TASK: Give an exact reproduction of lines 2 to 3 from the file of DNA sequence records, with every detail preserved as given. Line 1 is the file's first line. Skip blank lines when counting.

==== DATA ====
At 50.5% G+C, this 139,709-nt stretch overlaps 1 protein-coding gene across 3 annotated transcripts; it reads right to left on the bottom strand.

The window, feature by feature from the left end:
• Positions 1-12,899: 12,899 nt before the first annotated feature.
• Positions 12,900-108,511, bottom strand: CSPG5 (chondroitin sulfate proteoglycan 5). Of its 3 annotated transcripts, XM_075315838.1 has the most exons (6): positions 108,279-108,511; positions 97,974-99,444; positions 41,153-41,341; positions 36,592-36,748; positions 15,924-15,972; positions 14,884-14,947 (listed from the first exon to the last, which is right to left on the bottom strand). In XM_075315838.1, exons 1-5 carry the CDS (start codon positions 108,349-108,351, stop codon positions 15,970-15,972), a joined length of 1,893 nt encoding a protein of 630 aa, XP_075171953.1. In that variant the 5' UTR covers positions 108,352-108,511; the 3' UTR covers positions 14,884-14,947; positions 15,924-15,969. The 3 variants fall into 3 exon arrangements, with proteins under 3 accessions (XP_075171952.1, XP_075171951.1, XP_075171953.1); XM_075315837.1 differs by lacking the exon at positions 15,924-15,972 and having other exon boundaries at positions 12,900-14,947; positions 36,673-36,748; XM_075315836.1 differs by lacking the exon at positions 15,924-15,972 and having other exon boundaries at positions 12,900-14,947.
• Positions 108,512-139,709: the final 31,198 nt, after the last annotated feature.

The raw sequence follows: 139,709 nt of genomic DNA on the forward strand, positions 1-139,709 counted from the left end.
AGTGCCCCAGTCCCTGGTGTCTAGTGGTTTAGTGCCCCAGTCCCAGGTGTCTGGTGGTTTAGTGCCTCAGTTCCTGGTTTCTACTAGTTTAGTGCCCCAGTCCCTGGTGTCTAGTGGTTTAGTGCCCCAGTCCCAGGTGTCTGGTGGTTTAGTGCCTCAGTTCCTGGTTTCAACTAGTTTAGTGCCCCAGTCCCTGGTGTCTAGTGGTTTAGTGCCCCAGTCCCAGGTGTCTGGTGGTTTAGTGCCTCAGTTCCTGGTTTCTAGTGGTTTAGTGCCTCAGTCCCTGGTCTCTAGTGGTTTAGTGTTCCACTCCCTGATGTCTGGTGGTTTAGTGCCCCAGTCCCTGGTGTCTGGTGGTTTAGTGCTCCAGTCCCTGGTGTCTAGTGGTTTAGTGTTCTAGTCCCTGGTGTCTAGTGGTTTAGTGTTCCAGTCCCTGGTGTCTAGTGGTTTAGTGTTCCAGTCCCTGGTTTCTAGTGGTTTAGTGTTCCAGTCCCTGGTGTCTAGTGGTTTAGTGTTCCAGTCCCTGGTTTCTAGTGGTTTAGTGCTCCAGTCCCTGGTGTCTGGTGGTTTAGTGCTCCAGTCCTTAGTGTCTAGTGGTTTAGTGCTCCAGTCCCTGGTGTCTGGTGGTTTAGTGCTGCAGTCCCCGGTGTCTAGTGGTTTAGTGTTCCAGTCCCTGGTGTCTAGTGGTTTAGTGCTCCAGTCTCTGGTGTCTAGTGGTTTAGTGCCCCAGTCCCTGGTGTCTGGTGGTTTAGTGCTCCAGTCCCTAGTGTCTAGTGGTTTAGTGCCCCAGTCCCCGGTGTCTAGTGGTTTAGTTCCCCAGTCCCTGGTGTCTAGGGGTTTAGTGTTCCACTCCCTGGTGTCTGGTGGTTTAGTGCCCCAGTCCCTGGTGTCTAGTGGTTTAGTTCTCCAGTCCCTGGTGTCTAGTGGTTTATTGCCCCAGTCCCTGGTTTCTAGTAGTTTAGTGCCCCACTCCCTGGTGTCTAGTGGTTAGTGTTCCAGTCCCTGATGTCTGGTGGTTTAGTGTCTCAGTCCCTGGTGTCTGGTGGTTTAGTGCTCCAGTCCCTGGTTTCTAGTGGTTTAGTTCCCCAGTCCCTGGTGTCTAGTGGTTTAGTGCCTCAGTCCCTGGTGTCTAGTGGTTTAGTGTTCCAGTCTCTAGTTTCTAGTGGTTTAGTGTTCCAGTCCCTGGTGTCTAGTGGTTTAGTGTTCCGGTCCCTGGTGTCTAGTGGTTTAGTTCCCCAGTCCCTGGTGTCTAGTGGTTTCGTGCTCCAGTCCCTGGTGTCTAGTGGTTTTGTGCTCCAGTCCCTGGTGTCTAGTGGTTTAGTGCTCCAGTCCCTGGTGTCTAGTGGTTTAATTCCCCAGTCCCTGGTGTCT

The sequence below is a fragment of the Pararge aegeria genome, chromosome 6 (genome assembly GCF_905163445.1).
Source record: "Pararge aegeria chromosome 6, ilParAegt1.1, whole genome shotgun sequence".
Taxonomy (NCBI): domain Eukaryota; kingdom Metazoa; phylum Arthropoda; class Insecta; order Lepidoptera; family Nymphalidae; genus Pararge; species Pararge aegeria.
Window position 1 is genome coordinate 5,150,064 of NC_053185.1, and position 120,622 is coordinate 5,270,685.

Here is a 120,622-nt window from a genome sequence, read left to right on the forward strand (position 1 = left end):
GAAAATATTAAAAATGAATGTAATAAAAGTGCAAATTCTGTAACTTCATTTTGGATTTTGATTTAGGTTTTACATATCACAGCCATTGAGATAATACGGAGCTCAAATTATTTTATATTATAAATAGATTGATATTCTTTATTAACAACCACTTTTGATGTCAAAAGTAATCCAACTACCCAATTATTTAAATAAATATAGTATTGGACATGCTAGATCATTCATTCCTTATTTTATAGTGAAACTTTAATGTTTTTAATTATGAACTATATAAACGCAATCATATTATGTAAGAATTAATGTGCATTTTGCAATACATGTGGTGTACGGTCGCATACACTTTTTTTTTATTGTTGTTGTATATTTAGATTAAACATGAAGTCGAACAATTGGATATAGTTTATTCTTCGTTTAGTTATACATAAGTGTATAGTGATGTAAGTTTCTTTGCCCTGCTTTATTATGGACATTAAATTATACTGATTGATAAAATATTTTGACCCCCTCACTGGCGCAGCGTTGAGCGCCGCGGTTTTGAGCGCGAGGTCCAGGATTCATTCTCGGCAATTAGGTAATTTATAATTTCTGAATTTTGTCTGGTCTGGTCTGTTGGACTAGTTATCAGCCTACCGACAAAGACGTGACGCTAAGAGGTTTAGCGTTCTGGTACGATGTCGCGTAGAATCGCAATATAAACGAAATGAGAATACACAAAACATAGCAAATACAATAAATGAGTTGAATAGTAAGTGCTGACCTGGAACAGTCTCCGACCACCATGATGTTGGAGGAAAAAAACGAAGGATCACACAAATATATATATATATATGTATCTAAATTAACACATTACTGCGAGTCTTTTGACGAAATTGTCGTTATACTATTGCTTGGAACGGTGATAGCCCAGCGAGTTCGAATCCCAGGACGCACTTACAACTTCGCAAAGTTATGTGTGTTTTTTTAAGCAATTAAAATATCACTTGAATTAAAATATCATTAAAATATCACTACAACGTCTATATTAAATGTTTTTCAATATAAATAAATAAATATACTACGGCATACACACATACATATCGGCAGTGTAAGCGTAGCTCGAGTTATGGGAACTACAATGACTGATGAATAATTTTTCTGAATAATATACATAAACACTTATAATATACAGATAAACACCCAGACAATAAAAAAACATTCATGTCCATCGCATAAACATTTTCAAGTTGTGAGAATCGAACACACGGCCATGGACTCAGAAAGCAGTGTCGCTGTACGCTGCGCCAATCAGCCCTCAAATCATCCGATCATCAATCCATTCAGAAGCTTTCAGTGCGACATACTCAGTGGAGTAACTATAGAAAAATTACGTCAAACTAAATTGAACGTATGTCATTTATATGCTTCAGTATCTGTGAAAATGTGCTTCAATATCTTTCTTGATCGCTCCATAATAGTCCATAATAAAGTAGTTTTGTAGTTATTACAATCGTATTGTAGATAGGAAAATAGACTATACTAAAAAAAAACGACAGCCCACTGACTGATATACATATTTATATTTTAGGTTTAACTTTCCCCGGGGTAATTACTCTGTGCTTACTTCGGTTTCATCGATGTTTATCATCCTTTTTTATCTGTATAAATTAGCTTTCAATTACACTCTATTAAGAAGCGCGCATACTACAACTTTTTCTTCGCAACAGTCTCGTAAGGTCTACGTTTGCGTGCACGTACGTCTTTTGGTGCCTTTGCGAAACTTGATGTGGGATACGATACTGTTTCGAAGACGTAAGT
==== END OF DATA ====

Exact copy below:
The window, feature by feature from the left end:
• Positions 1-12,899: 12,899 nt before the first annotated feature.